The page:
We are back home, and I think I left my Muse behind!
It’s been 10 days now, and I have been too busy to put anything in writing. There is so much to share of course, but the transition from being alone and introspective, to being with family and extroverted is a huge shift. One would not know the change unless one went through both scenarios side-by-side.
The physical journey back was absolutely miserable because it started out with a 3 hour hilly car drive early in the morning. The taxi driver must have been seriously caffeinated because he sped the car around bends at break neck speed. Aside from the risk factor, the speedy car ride made me excruciatingly sick and we had to pull over multiple times. Let me tell you that there will be no poems ever written about standing in pouring rain, in squelchy mud, trying to upchuck a Dosa. No! That is one topic that the lofty poets shall never be espousing lyrical prose about. And one of the times that I was standing in the rain, a little crawly thing went up my leg and decided to joy ride on my calf. Option was to hop around and dislodge the cretin or stay bent over in acute agony. The scenery was absolutely stunning, even I in my nauseous state was able to appreciate it. Mercifully reached Mangalore airport after a very long 3 hours, where the taxi driver had to help me up till the entrance to the airport. Thankfully the flights were uneventful and in time, and I reached home 6 hours later where my mom and daughter were waiting to receive me at the airport. Amar joined us 6 days later after he finished with his continued treatments.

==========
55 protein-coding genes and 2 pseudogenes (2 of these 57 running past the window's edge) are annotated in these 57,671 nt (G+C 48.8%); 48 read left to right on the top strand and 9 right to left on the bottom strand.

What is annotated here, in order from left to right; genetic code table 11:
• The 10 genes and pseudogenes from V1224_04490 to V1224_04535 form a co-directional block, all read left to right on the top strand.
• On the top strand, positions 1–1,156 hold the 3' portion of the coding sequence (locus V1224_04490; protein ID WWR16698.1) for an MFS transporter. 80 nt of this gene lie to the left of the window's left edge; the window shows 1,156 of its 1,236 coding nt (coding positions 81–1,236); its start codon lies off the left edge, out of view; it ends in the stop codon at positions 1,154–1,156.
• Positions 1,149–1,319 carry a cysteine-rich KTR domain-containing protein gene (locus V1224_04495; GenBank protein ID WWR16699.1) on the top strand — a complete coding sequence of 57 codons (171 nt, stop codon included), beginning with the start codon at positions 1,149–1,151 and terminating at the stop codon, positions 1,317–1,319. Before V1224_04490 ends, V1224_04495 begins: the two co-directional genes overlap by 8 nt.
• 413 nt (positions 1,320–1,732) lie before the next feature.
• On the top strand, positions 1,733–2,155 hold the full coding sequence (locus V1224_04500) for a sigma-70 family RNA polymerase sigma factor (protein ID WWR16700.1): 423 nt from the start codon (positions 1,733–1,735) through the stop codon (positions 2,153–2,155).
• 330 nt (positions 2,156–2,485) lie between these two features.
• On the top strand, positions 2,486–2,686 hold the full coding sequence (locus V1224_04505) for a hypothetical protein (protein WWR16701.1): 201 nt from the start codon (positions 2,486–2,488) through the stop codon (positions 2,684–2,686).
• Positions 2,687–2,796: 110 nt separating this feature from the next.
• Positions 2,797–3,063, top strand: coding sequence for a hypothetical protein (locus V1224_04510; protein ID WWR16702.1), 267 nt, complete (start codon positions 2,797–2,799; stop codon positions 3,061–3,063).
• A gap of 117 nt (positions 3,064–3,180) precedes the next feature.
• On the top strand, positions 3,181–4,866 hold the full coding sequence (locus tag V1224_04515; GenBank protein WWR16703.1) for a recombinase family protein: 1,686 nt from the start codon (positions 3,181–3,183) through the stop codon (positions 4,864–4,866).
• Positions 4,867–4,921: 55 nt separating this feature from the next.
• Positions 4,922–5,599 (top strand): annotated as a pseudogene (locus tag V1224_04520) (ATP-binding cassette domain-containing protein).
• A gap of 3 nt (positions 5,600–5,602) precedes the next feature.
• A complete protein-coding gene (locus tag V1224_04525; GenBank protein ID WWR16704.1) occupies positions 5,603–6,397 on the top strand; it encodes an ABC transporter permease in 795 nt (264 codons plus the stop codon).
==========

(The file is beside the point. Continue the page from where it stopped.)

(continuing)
Now the results: Amar has shed 18 lbs. in 25 days. He is feeling well and looking bright. Of course the goal is to lose another 30 lbs., which the doctor said would happen over a period of 3 months. More than the weight however, it is the toxicity in the body that has been removed. This allows for better metabolism and overall health. He is exercising by walking for 60-80 minutes a day. I am happy with the results. As for me, the couple of issues that were of concern to me also have been resolved. I did not lose 10 lbs. or come back looking 10 years younger as I was hoping, but at this stage it is all about feeling healthy. Overall the journey and commitment to the cause paid off.
Was it hard? That is the question that I have been asked most since I got back. The definition of ‘hard’ is very subjective, and I am sure what was ‘hard’ for me perhaps would not be hard for the next person. That being said, if I break down the time into bits and pieces, then I can actually isolate the parts that were hard for me. And it may very well be that my personal paranoia was surfacing to make me feel that way. I always knew that I had issues because I cannot touch objects or surfaces without wanting to scrub my hands, or be in grimy environments, or be in a bathroom that is not pristine, I cannot be barefoot, I wash my feet every time I come back home; thereby I am admitting to being a little bit obsessive compulsive. Hence, for me, the aestheticcs factor played a role, the constant rain which would not let clothes dry and created awful mildew on anything leather freaked me out, and the repetitive food was extremely hard towards the last few days. For Amar, it was primarily the sporadic Wi-Fi and food.